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  • Writer's pictureIan Fletcher

An Independent Foreign Policy?


I’ve been struck by the response to the deployment of six (yes, just six) NZDF people to the Middle East, to ‘help’ in the response to attacks on shipping passing into the Red Sea en route to and from the Suez Canal. I’ve been surprised at the level of media interest. And I’ve been disappointed by the ill-informed and self-regarding nature of much of the comment. So, what should we think?

This Israeli-owned cargo ship was set alight following a Houthi attack in November.

The immediate context is the Hamas-Israel war, and the regional tensions bubbling away in the Middle East for decades. The wider context is New Zealand’s claims to have an independent foreign policy, and what that actually means.

Before looking at both, and asking what we ought to be thinking and doing, I should declare my own interest: in 1983, the New Zealand Government sent me to learn Arabic. I wasn’t very good at it, but I made some life-long friends, studying in London and Syria, and living and working in Bahrain and Saudi Arabia. My teachers were Palestinian, and they imparted their family stories along with some very good language lessons, in some cases literally weeping as they did.

The Hamas attack on Israel on October 7 last year was intended to provoke an Israeli reaction to disrupt an emerging peace deal with Saudi Arabia. Israel has certainly retaliated, and the peace deal is on hold

The Houthi rebel army of Yemen has made it their mission to disrupt international shipping routes through the Red Sea and so New Zealand has made a display of support to its allies by sending six military personal to help offer protection.

But look at what hasn’t happened: apart from words, Hamas has found it has no Arab friends actually prepared to act other than the Houthis in Yemen. Egypt has sealed its border to keep Palestinians out. Israel, Lebanon and Hizballah (the huge Iranian-backed Shiite militia in Lebanon) have exchanged fire, but that border has been managed so war has not followed.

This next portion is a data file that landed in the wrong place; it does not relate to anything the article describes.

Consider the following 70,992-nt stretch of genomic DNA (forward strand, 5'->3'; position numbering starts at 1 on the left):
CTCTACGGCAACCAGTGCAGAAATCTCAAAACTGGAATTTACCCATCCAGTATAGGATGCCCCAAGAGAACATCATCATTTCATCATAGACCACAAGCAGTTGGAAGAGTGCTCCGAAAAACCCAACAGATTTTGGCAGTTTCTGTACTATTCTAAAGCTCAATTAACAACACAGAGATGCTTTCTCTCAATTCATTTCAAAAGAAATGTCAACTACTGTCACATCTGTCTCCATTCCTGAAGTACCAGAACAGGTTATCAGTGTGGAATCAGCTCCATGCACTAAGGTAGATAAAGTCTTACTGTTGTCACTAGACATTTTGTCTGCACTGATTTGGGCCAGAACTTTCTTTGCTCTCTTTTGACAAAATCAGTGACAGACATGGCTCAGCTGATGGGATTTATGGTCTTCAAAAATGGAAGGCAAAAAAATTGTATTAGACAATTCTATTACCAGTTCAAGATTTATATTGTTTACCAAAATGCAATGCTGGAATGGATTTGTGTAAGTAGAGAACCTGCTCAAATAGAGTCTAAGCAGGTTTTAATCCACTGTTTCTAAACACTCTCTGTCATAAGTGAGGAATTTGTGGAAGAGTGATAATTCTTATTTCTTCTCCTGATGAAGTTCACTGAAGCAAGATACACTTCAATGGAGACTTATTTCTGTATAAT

Iran might have been provoked into war. They support Hamas, up to a point. And they certainly hate Israel. But Iran has, in my view, done the minimum to maintain its anti-Israel credentials and no more. The recent attack on a US post in Eastern Syria where three soldiers died seems to have been the result of a tragic defensive error.

Hamas’ attack has united Israel (where politics was very divided, and will be again). And Hamas’ mishandling of the attack itself (sexual violence and atrocities suggest a real lack of discipline) as well as the fact that they couldn’t locate all the hostages during the aftermath has sullied their narrative, including in Arab countries.

Israel is using extreme violence, and has lost a lot of international support as a result. But it turns out they can afford to. It may be that Hamas’ tactical victory has set the scene for their strategic isolation and defeat. A sort of Pearl Harbor moment.

Which leads to the attacks on ships, and New Zealand’s minimal involvement. The attacks are by a Yemeni group called Houthis, who are a Shiite group, Iran-funded, well equipped, and experienced as a result of a nine-year civil war where they have seen off the Saudis, the UAE and their Yemeni compatriots (Yemen has never been united; this is a local as well as regional war). They say they’re looking to support Hamas. Iran is likely egging them on.